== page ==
In times of crisis, being a leader is about taking moral leadership beyond managerial leadership. A strategist dissected the Dos and Don’ts at the Educators’ Summit 2011.
Contributed By Yong Yung Shin
One of the several things the global audience has taken note of in the wake of the Japan is the grace and composure with which Prime Minister Naoto Kan has handled the pressure. So said Viswa Sadasivan, CEO of strategic media and crisis training firm Strategic Moves Pte Ltd at a talk titled “Leadership In Crisis Communication” during the third Educators Summit on March 18. The Summit, organized by impactus! Pte Ltd at HDB Hub, was themed Insights And Best Practices.
Using many real-life corporate case studies, Sadasivan drew out the fundamentals of leadership in times of crisis. “Crisis management is actually common sense. The focus has been on managerial leadership when it should in fact be on moral leadership,” he said. While a manager is responsible for doing a task right, a leader is focused on doing the right thing.
His speech highlighted several main points—the first being that leadership is as much about being sensitive (able to perceive the feelings of the people on the other side) as it is about being sensible.
Calling up the example of BP’s Tony Hayward, who has since stepped down from his position as chief executive in the wake of the disastrous Deepwater Horizon oil spill, Sadasivan explained that the line he uttered, “I want my life back,” along with the act of laying blame on other parties involved such as the oil rig owners, created a public relations maelstrom.
“It’s about understanding the emotional needs of your customers,” he said, before proceeding to use the 1989 Exxon Valdez oil spill as another classic example of bad crisis management by the leadership. The then-CEO, Lawrence Rawl, was widely criticized for his response. Not only did he make his first public statement a whole six days later, he took three weeks to get to the site. When the media asked why it took him so long, he replied, “I run a global corporation; time is a premium.”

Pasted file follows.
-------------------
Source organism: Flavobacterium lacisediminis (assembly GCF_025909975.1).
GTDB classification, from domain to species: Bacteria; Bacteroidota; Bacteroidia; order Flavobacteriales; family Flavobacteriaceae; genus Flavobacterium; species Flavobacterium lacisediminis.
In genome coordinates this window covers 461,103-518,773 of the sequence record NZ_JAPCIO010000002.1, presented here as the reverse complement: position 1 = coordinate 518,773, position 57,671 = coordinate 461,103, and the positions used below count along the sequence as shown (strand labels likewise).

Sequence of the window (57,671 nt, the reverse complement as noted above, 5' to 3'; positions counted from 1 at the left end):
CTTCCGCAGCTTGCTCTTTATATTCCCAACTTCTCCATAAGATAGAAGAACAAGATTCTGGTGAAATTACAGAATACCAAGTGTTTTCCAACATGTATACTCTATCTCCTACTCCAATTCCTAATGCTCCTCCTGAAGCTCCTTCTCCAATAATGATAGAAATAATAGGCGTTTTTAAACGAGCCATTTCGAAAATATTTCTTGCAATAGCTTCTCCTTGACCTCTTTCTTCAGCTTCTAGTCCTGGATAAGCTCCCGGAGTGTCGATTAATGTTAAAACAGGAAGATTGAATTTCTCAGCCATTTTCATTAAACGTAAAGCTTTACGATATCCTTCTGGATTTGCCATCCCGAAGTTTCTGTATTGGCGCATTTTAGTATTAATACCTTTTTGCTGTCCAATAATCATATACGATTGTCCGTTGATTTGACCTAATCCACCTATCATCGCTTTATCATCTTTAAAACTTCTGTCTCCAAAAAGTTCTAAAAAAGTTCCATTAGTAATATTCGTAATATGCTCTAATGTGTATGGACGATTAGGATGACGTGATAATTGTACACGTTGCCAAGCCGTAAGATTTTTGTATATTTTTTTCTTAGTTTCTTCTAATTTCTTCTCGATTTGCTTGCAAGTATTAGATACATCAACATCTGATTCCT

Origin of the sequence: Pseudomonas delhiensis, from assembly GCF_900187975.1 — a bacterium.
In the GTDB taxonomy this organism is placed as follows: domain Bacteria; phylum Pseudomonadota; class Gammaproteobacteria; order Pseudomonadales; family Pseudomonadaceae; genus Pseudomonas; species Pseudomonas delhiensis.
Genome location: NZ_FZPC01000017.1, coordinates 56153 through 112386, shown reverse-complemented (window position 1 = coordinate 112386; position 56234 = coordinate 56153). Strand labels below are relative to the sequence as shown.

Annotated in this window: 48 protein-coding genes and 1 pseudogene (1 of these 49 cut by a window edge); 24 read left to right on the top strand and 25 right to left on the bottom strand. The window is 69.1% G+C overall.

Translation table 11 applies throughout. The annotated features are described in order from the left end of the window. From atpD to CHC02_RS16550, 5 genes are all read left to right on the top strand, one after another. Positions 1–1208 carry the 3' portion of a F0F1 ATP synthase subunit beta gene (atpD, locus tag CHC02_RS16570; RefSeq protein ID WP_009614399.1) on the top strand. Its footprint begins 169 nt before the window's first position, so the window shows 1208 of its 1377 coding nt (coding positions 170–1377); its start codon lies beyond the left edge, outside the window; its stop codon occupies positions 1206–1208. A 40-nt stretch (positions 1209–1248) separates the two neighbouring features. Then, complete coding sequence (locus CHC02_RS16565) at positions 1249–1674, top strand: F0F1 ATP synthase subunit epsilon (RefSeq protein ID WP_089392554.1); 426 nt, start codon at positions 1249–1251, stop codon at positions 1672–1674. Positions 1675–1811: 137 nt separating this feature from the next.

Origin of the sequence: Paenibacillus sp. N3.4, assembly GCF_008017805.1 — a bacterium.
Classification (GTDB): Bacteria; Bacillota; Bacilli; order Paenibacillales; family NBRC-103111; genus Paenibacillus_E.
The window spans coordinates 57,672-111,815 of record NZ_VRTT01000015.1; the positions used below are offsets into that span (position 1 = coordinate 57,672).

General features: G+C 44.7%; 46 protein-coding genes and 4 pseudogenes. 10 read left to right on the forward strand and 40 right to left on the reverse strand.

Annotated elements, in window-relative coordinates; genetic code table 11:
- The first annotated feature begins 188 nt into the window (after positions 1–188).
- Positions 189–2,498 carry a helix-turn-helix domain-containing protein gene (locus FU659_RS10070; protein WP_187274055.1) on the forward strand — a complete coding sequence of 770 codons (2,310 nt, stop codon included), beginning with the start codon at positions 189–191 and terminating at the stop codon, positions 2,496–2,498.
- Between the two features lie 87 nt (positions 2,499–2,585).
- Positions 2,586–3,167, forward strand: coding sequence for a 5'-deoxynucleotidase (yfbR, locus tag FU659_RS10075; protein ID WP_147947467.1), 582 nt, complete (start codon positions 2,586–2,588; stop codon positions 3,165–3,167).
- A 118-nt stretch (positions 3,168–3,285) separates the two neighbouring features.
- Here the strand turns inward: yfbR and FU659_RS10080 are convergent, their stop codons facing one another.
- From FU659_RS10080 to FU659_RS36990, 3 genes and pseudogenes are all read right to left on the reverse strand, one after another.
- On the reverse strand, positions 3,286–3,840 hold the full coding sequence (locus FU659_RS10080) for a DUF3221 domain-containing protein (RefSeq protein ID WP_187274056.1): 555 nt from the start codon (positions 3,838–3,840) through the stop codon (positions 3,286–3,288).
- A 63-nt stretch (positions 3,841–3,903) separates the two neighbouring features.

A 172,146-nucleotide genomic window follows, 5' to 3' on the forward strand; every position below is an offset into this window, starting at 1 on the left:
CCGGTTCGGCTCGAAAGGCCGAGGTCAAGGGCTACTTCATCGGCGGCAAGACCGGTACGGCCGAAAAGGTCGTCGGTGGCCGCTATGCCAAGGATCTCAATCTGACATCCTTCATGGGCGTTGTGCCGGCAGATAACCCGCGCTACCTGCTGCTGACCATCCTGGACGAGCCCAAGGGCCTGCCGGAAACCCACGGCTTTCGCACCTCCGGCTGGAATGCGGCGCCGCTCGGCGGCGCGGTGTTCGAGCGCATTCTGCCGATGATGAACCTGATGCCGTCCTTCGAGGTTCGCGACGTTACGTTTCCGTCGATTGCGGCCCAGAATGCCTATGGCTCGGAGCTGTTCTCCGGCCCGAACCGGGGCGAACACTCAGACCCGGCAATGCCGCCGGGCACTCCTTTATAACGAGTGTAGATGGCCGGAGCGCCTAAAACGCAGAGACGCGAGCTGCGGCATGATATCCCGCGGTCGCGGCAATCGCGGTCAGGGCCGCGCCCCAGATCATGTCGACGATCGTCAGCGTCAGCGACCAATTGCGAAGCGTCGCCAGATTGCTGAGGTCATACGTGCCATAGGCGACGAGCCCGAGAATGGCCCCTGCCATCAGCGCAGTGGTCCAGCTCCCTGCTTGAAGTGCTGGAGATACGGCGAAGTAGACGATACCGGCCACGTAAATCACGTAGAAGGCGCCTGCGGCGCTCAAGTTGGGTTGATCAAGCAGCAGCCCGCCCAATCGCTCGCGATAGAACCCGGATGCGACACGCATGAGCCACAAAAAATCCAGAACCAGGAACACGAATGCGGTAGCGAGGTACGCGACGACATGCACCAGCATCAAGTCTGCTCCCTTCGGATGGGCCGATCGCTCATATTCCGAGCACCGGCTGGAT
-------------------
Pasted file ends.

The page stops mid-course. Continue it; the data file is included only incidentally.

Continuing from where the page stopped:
Even 10 years after the spill, 54 percent of US respondents in a survey said that they would not buy Exxon products. “In an increasingly competitive market, differentiation by price and product is becoming more challenging. As such, people are making their consumer choices based on larger factors, such as the values they want or do not want to be associated with,” said Sadasivan, illustrating his point with The Body Shop’s strong stand against animal testing, which has endeared the brand with the general public.
A leader also needs to bear accountability by taking ownership of a crisis. “Regardless of who is really to blame, if you are the point of contact with the costumers, you have to front the situation.” He pointed to DBS’ ATM crash in July last year, saying that the bank did the right thing by not skirting its accountability and pointing the blame at its vendor, IBM, as both worked behind the scenes to resolve the issue.